Sen. Stevens Takes Stand, Denies Trying to Hide Gifts
Friday, October 17, 2008; Page A04
Sen. Ted Stevens of Alaska took the witness stand in his own defense yesterday and immediately denied charges that he lied on financial disclosure forms to conceal gifts and extensive home renovations he received from a business executive.
The powerful Republican's denials capped an extraordinary day in his trial that also featured his wife's testimony. Within moments of the 84-year-old Stevens taking the stand, his attorney rapidly asked three questions at the heart of the case.
"Senator, when you signed those financial disclosure forms, did you believe them to be accurate and truthful?" asked the lawyer, Brendan Sullivan.
"Yes, sir," Stevens replied.
"Did you intentionally file false financial disclosure forms?"
"No, I did not."
"Did you ever scheme to conceal anything from the Senate?"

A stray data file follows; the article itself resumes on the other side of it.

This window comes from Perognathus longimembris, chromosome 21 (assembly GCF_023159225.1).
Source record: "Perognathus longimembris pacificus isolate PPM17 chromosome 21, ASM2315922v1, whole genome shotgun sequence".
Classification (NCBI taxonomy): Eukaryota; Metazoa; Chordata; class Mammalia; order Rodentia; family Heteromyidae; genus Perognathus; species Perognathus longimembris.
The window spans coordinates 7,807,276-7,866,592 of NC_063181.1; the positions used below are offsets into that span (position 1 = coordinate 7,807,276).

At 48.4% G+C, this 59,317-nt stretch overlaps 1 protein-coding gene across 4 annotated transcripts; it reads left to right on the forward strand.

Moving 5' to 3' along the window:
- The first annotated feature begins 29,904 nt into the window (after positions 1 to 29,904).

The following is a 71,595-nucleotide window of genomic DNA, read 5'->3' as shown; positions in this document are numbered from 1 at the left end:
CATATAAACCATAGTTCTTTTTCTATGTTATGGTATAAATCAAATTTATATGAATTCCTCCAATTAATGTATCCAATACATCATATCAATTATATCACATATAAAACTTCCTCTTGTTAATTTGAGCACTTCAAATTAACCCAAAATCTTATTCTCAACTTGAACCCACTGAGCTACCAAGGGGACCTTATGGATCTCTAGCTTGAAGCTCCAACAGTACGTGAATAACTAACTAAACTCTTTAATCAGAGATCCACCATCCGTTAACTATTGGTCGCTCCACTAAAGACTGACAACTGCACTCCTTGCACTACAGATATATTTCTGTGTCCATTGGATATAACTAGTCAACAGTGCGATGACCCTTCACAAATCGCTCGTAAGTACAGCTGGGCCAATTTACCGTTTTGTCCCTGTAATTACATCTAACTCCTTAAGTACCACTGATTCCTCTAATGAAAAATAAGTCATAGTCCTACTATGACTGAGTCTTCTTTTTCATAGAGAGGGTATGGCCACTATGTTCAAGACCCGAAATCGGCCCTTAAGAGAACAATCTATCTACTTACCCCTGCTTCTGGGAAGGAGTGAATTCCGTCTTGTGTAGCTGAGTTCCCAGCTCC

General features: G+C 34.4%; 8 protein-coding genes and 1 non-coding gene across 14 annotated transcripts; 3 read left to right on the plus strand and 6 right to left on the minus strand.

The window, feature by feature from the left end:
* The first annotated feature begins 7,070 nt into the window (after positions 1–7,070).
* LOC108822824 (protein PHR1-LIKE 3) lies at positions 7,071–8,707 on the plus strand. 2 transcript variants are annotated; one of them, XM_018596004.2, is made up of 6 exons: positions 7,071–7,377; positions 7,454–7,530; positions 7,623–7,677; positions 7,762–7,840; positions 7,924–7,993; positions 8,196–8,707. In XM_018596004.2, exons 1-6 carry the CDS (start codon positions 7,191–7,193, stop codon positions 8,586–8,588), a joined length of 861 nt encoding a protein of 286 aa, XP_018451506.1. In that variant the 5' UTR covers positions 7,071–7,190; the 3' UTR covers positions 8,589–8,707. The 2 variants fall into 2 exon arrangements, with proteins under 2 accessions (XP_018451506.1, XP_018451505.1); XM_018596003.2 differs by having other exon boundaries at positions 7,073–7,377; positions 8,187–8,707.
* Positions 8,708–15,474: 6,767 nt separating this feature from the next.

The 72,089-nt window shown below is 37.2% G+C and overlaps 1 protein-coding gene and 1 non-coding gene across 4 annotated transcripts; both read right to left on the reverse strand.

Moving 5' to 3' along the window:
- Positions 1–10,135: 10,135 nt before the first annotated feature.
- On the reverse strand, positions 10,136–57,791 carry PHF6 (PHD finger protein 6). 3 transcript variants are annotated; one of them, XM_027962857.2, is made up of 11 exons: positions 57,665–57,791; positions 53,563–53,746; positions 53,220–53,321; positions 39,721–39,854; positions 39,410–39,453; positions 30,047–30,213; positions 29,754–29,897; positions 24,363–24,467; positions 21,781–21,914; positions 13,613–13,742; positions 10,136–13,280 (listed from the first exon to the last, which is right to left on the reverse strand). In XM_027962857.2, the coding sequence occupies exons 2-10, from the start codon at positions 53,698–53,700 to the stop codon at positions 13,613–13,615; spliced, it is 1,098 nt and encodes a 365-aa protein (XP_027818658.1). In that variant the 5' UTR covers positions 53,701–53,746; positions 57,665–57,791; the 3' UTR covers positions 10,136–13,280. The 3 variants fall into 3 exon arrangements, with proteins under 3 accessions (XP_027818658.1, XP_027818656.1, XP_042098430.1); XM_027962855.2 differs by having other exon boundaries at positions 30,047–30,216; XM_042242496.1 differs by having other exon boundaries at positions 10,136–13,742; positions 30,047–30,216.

Stevens, the first U.S. senator to face trial in more than two decades, is accused of filing false Senate documents to disguise receiving more than $250,000 in gifts and remodeling work on his house in Girdwood, Alaska, between 1999 and 2006. Justice Department prosecutors have alleged that many of the gifts and renovation work were financed by Bill Allen, a close friend of Stevens's and the head of the now-defunct oil services company Veco.
Stevens asked Allen and his laborers to do the project because the senator knew he could get the work done free, prosecutors have said.
Stevens's legal team has said the senator and his wife paid every bill they received, about $160,000 worth. Most of that money went to a residential construction firm, Christensen Builders, which was brought onto the project by Allen. The Stevenses thought they paid a fair market price for the work, their attorneys have said.
Stevens is expected to continue testifying today. The trial should conclude by this afternoon, with closing arguments scheduled for Monday.